• Increased intensity and frequency of storm surges and coastal flooding
  • Increased salinity of rivers and coastal aquifers
  • Increased coastal erosion
  • Loss of mangroves and samphire flats
  • Increased sedimentation and impact on marine eco‐systems.

The Social Network Analysis—Buckland Park

Data collection took place between February and May 2012. Using secondary data sources and names generated from interviews, 12 people were identified and contacted. Eleven interviews were conducted. Interviewees included the former Planning Minister, a DAC employee, the coastal environmental consultant, a consulting engineer, CPB staff, City of Playford planners and councillors, and Walker Corporation’s urban design planner. The interview process identified 48 actors in the Buckland Park Development. Notably, a former senior state manager, who was identified as responsible for co‐ordinating the EIS process, was unable to be contacted as he had recently retired.

The Key Players

As  Buckland   Park  was  brought   into  the  formal  planning   systems   through   its  Major Development status, the key players in the decision making process included: the Planning Minister, Cabinet, the Development Assessment Commission, Walker Corporation,

CPB/DENR, environmental consultants, engineering consultants, and the local council City of Playford. The decision‐making process required Walker Corporation to address how the development  proposal  would address  the  issues  raised  in  the  EIS.  To  do  so,  Walker Corporation employed specialist consultants to prepare reports replying to Government Department concerns, which were then submitted to the DAC. The final EIS document was then assessed by the State Cabinet, with the final decision approved  by the Governor of South Australia.

Network Form

The individual network map (Figure 13) illustrates there a number of wheel‐star forms on the periphery connecting to a core group of more densely connected nodes. This feature reflects the role of consultants and state departments feeding information into core decision‐makers. The institutional map (figure 11) identifies a clique‐like form at the centre of  the  network.  This  aspect  of  the  network  includes  a  state  bureaucrat  charged  with managing the EIA process, the DAC, and Walker Corporation.

1. Density

The Buckland Park case study reveals a relatively low density measure of 0.6 reflecting  a large   network.  Due   to   the   requirement   for   an   EIS   there   were   many   government departments and private consultants on the periphery of the network feeding information into the more densely connected core group of actors at the centre of the map. Considering this low measure  there must  be some  key actors  who played  key co‐ordinating  roles  in bringing information from the low density periphery to the decision‐making centre.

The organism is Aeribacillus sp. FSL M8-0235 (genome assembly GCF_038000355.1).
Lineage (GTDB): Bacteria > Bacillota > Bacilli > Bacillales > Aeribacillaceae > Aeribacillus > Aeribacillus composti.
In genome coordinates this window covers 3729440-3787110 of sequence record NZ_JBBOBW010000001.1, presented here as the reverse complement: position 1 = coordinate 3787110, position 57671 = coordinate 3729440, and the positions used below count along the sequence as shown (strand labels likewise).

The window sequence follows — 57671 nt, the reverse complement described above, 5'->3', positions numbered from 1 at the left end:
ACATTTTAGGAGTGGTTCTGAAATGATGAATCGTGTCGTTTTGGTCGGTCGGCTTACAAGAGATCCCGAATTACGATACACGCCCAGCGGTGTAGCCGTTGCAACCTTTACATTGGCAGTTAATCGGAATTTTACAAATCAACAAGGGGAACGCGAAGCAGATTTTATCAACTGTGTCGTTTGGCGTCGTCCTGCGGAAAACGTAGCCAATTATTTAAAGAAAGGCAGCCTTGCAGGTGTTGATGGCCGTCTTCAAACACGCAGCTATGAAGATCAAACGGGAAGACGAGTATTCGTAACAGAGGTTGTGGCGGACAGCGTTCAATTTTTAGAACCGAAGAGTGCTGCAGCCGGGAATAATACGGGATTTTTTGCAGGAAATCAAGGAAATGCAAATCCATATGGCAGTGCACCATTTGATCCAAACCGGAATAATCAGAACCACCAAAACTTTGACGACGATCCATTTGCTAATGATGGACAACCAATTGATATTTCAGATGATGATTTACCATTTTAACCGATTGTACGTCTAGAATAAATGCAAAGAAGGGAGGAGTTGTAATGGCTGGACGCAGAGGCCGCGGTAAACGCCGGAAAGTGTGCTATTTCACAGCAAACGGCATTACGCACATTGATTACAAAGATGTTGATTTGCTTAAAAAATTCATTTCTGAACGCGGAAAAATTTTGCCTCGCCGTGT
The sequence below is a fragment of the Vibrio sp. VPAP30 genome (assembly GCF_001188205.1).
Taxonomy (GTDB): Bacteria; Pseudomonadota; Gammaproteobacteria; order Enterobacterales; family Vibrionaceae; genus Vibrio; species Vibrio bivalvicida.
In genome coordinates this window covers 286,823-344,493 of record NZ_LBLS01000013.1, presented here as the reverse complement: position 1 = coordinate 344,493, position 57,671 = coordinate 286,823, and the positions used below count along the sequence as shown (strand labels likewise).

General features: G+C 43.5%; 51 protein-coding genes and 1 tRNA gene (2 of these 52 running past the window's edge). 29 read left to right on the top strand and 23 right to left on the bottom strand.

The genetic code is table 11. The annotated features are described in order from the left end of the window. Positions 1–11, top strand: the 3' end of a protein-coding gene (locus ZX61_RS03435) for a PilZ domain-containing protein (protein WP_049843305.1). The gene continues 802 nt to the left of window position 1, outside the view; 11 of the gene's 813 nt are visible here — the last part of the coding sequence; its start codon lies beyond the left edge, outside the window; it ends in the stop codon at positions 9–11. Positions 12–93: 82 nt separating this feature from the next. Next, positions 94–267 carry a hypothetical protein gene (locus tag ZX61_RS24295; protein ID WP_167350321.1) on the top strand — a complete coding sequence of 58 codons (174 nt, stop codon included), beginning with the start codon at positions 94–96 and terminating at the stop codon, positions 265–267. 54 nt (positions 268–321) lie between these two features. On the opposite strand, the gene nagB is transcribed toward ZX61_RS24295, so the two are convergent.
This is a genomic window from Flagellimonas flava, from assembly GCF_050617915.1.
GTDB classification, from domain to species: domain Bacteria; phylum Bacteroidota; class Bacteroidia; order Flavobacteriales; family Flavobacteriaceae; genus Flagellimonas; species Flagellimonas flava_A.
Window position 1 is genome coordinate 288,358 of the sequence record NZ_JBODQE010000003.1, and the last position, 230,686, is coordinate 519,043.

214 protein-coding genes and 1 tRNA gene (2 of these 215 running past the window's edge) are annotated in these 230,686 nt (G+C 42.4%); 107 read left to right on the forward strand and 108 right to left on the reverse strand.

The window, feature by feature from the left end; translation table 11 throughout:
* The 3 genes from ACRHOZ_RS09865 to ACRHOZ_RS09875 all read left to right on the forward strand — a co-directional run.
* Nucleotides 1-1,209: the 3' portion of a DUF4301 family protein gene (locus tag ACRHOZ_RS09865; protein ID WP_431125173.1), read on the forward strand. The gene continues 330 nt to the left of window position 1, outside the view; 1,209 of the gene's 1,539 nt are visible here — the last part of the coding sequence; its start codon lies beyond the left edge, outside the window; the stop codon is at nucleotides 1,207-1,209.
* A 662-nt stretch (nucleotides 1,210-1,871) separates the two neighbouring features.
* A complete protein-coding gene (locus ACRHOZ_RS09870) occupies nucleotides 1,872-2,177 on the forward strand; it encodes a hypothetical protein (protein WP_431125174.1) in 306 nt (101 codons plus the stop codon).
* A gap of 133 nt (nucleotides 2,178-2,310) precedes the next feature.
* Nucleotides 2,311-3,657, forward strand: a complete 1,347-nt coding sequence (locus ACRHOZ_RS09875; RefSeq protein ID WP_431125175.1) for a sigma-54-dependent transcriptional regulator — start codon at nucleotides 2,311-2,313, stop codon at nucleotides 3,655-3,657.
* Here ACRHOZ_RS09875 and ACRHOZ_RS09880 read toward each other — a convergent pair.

2. Centrality

In navigating the Buckland Park development through the EIA process, Walker Corporation’s Planner held the highest betweenness centrality score (235.67), followed by: DAC planner (121.33); City of Playford Planner (108.5); state government  bureaucrat  co‐ordinating  the EIS (98.66); a CPB officer (83) and the Minister of Planning (67.84). At the centre of the individual network map (figure 13) is a trianglular shaped clique including the Walker Corporation planner, the DAC planner and the state government bureaucrat co‐ordinating the EIS. The role of these central actors was to govern the network by aligning the government’s   environmental   protection   demands   with   developer   expectations   in   a negotiated manner. Such formal processes produced a hierarchical relation between components of the network. The actors with high betweenness centrality scores acted as brokers of information by co‐ordinating information inputs from consultants and state departments.   From a connectionist view point, the actors with the highest betweenness centrality  scores  were  key  nodes  who  drew  on  information  and  resources  from  the periphery  of  the  network,  and  then  worked  together  to  produce  the  EIS  addressing Buckland Park’s exposure to coastal risks.

Conclusion—Buckland Park

The Buckland park case study suggests the actors with high betweenness centrality scores were efficient conduits of information between state assessors and the developer. These central  positions  also  reflected  their  institutional  positions  in the  EIA process.  However, there  were  a  number  of  caveats  placed  upon  development  approval.  The  Minister  of Planning’s Assessment Report (Government of South Australia 2010a: 32) recommended a minimum site level of 4.0m and a building level of 4.25m AHD (a policy in accordance with the CPB policies for coastal flooding protection to 2050 and 2100). The Assessment Report contains adaptation measures through the ‘recognition that there is plenty of land to build low level levees (below 1m in height) along the Western boundary of the lower level land at the Southern side of the site, if sea level rise is greater than anticipated beyond 2100’ and that  wave  energy  through  the  Thompson  Channel  is  very  weak  ‘given  the  site  is  a considerable  distance  from  the  existing  coastline’.  Walker  Corporation  also  agreed  with state government assessments  that areas below 4.0M AHD were limited and ‘filling these areas to meet the required … ground and floor levels is feasible’ (Personal Correspondence between  Walker  Corporation  and  DAC  2009).  The  development  was  assessed  by  the Minister of Planning and approved by the Governor on 4 February 2010.

References for Buckland Park Case Study